Finally, we have the disingenuous "yes but" arguments. They run like this: yes, people have used guns to kill, but they've also used knives and cars and planes and hammers and pillows and pretty much everything ever made, so why aren't we banning all of them?

How about the fact something like a car is far more regulated than a gun, crazy as that sounds, and none of the items above are primarily made to be used as a weapon anyway? Just because someone chooses to use their gun as a paperweight or backscratcher doesn't mean it's the primary purpose of the weapon.

That's because it is a weapon. Sure, a person can get one for self-defense but using a gun for self-defense is a little like using nuclear weapons for the same purpose. As a strategy it can work, providing no one ever actually pulls the trigger. When it comes to guns they do, all the time. Back to that famous phrase then: "guns don't kill people, people do." Yes, and giving them guns makes it an awful lot easier.

What's Going On 

That's the end of that then. Trumpy cancelled his meeting with North Korean dictator Kim Jong-un and all the parts of the world that don't want to be blown up by nuclear weapons breathed a sigh of relief. North Korean officials have been saying mean things about America and enough is enough. No one calls Mike Pence a "political dummy" without consequences so they had to call it off. Probably best to put that Nobel Peace Prize champagne back on ice for now.

The NFL has finally come up with a scheme to stop players kneeling during the national anthem. It's a little plan called We Encourage the Right to Free Speech Provided it's Practiced in a Dark, Sound-Proofed Room. That means players who don't want to stand for the anthem have to stay out of sight until it's done. Nothing screams "the land of the free and the home of the brave" like forced patriotism and punishment for those who won't toe the line.

Trumpy really hasn't had a good week. On top of the North Korea debacle, it turns out he can't go banning people who are mean to him on Twitter anymore. A court has ruled that as his personal account is his de facto presidential account, first amendment rights stop him blocking anyone for political reasons. We all have the right to disagree with the president and revel in the joy of his half-baked conspiracies, surreal rants, and occasional attempts to sound like a rational person.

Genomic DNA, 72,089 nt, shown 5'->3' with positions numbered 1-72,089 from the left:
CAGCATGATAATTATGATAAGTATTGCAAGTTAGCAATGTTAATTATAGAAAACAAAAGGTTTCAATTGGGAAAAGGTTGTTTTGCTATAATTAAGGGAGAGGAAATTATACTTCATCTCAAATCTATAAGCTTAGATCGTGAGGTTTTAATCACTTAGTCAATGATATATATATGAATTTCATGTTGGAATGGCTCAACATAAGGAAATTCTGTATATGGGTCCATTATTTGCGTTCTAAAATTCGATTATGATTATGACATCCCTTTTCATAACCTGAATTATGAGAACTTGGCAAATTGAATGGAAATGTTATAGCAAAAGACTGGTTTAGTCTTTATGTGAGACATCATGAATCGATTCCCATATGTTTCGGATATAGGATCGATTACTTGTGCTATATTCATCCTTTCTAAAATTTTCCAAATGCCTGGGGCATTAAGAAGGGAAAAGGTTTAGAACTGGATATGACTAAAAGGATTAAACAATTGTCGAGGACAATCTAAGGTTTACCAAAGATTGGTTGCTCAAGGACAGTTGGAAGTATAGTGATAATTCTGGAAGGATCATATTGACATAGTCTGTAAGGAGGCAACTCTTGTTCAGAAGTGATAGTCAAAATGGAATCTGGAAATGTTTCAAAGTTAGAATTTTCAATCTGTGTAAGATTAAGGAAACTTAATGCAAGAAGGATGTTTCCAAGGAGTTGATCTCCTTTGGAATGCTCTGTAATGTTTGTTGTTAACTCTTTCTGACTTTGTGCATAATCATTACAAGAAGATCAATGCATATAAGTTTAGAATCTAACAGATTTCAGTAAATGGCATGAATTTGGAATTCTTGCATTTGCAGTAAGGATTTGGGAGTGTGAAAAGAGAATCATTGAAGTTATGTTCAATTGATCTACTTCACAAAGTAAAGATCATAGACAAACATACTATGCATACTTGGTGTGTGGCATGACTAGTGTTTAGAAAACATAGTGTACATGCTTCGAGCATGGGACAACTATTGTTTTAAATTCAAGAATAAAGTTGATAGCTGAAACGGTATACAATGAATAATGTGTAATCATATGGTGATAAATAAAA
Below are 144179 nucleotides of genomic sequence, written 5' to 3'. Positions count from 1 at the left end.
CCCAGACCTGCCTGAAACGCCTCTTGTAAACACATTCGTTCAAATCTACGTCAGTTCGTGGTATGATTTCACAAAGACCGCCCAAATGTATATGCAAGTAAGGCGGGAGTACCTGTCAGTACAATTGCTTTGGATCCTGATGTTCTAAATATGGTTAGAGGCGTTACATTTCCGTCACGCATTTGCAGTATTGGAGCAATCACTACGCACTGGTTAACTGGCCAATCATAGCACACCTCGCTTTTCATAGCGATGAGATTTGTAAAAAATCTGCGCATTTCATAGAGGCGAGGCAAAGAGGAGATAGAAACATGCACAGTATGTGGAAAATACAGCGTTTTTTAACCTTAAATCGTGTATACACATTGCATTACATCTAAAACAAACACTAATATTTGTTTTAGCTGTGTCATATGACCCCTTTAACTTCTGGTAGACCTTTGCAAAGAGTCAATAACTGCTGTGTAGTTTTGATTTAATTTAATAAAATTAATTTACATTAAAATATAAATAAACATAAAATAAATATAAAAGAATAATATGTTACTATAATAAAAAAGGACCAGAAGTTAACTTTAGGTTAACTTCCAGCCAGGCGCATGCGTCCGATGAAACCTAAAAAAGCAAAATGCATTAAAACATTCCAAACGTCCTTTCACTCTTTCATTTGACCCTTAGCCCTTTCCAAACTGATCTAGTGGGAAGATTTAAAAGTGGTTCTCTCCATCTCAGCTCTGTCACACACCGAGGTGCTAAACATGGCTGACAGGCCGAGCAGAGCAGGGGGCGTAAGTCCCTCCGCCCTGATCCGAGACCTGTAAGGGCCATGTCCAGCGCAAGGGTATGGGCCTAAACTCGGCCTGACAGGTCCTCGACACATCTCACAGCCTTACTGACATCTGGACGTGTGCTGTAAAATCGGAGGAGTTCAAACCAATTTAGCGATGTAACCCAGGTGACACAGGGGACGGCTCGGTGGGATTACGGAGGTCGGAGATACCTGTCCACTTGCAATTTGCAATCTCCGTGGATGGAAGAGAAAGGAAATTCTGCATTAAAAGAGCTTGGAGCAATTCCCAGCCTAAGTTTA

Speak Up!

Arrested Development is a show full of thoughtless, unpleasant people, and several members of the male cast did their best to demonstrate it's not all just an act in a group interview for The New York Times. When addressing the allegations surrounding Jeffrey Tambor, who was removed from Transparent for alleged sexual harassment, Jessica Walter, who plays Bluth matriarch Lucille Bluth, found little support from her male co-stars when talking through tears about verbal harassment she received from Tambor. Only Alia Shawkat stepped in to speak up for Walter as Jason Bateman, Tambor himself, Tony Hale, David Cross, and Will Arnett either downplayed Walter's experience or stayed silent.

Song of the Week: Lykke Li - "hard rain"

Swedish artist Lykke Li's video for "hard rain" starts out as the very picture of a perfect romance before everything spirals downhill and a showdown takes place by the side of the road in the middle of nowhere.

It could be taken as a tale of doomed love, or, given the overly aggressive way Li's video partner seems to be handling the break-up, as something much more unpleasant. Or, in the week Trump cancelled his big presidency defining meeting, as an accidentally apt portrayal of the volatile nature of that most unlikely of relationships.

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quotes of G-Eazy
May 28th 2018
4:16am

I Really like your video hard rain And enjoy it a lot